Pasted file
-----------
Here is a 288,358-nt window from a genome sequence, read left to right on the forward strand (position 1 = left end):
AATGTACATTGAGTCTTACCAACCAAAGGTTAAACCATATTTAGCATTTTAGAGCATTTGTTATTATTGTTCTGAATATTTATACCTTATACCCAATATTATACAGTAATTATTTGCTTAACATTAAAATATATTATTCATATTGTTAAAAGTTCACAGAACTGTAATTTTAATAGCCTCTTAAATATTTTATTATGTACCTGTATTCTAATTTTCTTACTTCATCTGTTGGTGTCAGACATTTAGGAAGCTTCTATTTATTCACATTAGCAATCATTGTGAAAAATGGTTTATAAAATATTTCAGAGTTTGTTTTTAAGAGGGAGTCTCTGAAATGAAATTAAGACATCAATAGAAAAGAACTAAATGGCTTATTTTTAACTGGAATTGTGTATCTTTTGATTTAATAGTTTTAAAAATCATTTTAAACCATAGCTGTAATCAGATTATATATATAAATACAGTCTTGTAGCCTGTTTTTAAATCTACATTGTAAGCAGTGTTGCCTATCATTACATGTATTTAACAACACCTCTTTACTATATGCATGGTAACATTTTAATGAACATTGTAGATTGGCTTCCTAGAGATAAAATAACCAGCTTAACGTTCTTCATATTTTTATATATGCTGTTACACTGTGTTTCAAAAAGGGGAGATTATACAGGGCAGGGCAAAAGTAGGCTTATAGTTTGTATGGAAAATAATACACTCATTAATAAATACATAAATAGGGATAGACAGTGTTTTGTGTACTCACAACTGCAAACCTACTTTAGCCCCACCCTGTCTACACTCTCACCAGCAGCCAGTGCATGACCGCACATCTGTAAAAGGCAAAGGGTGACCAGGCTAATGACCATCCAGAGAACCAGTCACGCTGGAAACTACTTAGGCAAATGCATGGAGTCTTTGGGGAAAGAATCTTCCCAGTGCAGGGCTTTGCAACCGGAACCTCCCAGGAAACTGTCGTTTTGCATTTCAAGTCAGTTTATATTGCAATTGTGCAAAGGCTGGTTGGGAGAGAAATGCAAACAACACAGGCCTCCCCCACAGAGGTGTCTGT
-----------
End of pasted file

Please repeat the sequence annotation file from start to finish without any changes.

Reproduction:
Here is a 288,358-nt window from a genome sequence, read left to right on the forward strand (position 1 = left end):
AATGTACATTGAGTCTTACCAACCAAAGGTTAAACCATATTTAGCATTTTAGAGCATTTGTTATTATTGTTCTGAATATTTATACCTTATACCCAATATTATACAGTAATTATTTGCTTAACATTAAAATATATTATTCATATTGTTAAAAGTTCACAGAACTGTAATTTTAATAGCCTCTTAAATATTTTATTATGTACCTGTATTCTAATTTTCTTACTTCATCTGTTGGTGTCAGACATTTAGGAAGCTTCTATTTATTCACATTAGCAATCATTGTGAAAAATGGTTTATAAAATATTTCAGAGTTTGTTTTTAAGAGGGAGTCTCTGAAATGAAATTAAGACATCAATAGAAAAGAACTAAATGGCTTATTTTTAACTGGAATTGTGTATCTTTTGATTTAATAGTTTTAAAAATCATTTTAAACCATAGCTGTAATCAGATTATATATATAAATACAGTCTTGTAGCCTGTTTTTAAATCTACATTGTAAGCAGTGTTGCCTATCATTACATGTATTTAACAACACCTCTTTACTATATGCATGGTAACATTTTAATGAACATTGTAGATTGGCTTCCTAGAGATAAAATAACCAGCTTAACGTTCTTCATATTTTTATATATGCTGTTACACTGTGTTTCAAAAAGGGGAGATTATACAGGGCAGGGCAAAAGTAGGCTTATAGTTTGTATGGAAAATAATACACTCATTAATAAATACATAAATAGGGATAGACAGTGTTTTGTGTACTCACAACTGCAAACCTACTTTAGCCCCACCCTGTCTACACTCTCACCAGCAGCCAGTGCATGACCGCACATCTGTAAAAGGCAAAGGGTGACCAGGCTAATGACCATCCAGAGAACCAGTCACGCTGGAAACTACTTAGGCAAATGCATGGAGTCTTTGGGGAAAGAATCTTCCCAGTGCAGGGCTTTGCAACCGGAACCTCCCAGGAAACTGTCGTTTTGCATTTCAAGTCAGTTTATATTGCAATTGTGCAAAGGCTGGTTGGGAGAGAAATGCAAACAACACAGGCCTCCCCCACAGAGGTGTCTGT